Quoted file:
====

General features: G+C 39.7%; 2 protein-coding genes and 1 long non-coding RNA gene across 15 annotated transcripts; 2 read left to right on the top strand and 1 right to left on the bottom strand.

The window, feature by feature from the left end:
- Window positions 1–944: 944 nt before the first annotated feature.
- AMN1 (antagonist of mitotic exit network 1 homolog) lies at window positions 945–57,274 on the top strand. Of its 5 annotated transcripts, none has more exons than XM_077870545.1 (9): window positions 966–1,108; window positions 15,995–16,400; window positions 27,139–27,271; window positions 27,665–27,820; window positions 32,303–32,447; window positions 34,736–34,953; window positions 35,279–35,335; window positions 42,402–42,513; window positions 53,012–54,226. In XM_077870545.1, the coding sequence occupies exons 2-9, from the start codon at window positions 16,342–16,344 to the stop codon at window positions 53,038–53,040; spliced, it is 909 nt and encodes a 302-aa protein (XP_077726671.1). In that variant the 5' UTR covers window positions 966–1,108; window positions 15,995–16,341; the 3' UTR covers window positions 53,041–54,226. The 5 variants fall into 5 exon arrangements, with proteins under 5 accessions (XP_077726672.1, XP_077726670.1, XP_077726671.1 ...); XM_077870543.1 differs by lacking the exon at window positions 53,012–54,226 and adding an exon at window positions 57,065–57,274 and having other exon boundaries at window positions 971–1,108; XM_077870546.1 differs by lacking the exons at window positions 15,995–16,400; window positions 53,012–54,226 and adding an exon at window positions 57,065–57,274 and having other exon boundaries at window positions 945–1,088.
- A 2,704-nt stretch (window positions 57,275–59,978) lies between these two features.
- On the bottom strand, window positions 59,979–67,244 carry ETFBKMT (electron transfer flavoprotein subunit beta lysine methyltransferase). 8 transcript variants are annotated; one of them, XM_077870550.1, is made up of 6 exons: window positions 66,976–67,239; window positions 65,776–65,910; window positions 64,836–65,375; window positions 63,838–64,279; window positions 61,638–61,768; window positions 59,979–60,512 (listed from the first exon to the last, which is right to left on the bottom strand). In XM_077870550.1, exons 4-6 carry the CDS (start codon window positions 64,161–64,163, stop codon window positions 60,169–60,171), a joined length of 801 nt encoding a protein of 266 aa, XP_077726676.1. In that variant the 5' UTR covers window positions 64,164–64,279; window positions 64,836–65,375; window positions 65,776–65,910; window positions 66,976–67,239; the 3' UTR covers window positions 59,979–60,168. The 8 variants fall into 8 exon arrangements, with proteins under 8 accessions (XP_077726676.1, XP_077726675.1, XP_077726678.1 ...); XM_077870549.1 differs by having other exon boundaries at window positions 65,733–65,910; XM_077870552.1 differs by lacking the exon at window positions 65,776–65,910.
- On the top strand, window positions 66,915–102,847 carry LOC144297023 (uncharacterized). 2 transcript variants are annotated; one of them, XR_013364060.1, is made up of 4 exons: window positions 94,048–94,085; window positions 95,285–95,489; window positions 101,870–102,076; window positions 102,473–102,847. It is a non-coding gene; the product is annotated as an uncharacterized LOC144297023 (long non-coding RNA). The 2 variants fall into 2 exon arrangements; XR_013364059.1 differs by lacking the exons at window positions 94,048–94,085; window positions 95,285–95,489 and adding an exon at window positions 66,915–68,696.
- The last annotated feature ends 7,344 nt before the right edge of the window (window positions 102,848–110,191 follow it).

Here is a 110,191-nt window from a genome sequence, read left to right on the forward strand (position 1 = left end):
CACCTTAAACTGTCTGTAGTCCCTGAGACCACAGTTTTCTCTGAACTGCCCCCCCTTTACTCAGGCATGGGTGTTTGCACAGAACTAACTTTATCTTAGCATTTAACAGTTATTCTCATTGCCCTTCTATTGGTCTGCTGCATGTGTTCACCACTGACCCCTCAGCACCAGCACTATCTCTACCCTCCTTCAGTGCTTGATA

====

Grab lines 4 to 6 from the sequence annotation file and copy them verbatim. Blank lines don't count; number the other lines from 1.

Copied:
- AMN1 (antagonist of mitotic exit network 1 homolog) lies at window positions 945–57,274 on the top strand. Of its 5 annotated transcripts, none has more exons than XM_077870545.1 (9): window positions 966–1,108; window positions 15,995–16,400; window positions 27,139–27,271; window positions 27,665–27,820; window positions 32,303–32,447; window positions 34,736–34,953; window positions 35,279–35,335; window positions 42,402–42,513; window positions 53,012–54,226. In XM_077870545.1, the coding sequence occupies exons 2-9, from the start codon at window positions 16,342–16,344 to the stop codon at window positions 53,038–53,040; spliced, it is 909 nt and encodes a 302-aa protein (XP_077726671.1). In that variant the 5' UTR covers window positions 966–1,108; window positions 15,995–16,341; the 3' UTR covers window positions 53,041–54,226. The 5 variants fall into 5 exon arrangements, with proteins under 5 accessions (XP_077726672.1, XP_077726670.1, XP_077726671.1 ...); XM_077870543.1 differs by lacking the exon at window positions 53,012–54,226 and adding an exon at window positions 57,065–57,274 and having other exon boundaries at window positions 971–1,108; XM_077870546.1 differs by lacking the exons at window positions 15,995–16,400; window positions 53,012–54,226 and adding an exon at window positions 57,065–57,274 and having other exon boundaries at window positions 945–1,088.
- A 2,704-nt stretch (window positions 57,275–59,978) lies between these two features.
- On the bottom strand, window positions 59,979–67,244 carry ETFBKMT (electron transfer flavoprotein subunit beta lysine methyltransferase). 8 transcript variants are annotated; one of them, XM_077870550.1, is made up of 6 exons: window positions 66,976–67,239; window positions 65,776–65,910; window positions 64,836–65,375; window positions 63,838–64,279; window positions 61,638–61,768; window positions 59,979–60,512 (listed from the first exon to the last, which is right to left on the bottom strand). In XM_077870550.1, exons 4-6 carry the CDS (start codon window positions 64,161–64,163, stop codon window positions 60,169–60,171), a joined length of 801 nt encoding a protein of 266 aa, XP_077726676.1. In that variant the 5' UTR covers window positions 64,164–64,279; window positions 64,836–65,375; window positions 65,776–65,910; window positions 66,976–67,239; the 3' UTR covers window positions 59,979–60,168. The 8 variants fall into 8 exon arrangements, with proteins under 8 accessions (XP_077726676.1, XP_077726675.1, XP_077726678.1 ...); XM_077870549.1 differs by having other exon boundaries at window positions 65,733–65,910; XM_077870552.1 differs by lacking the exon at window positions 65,776–65,910.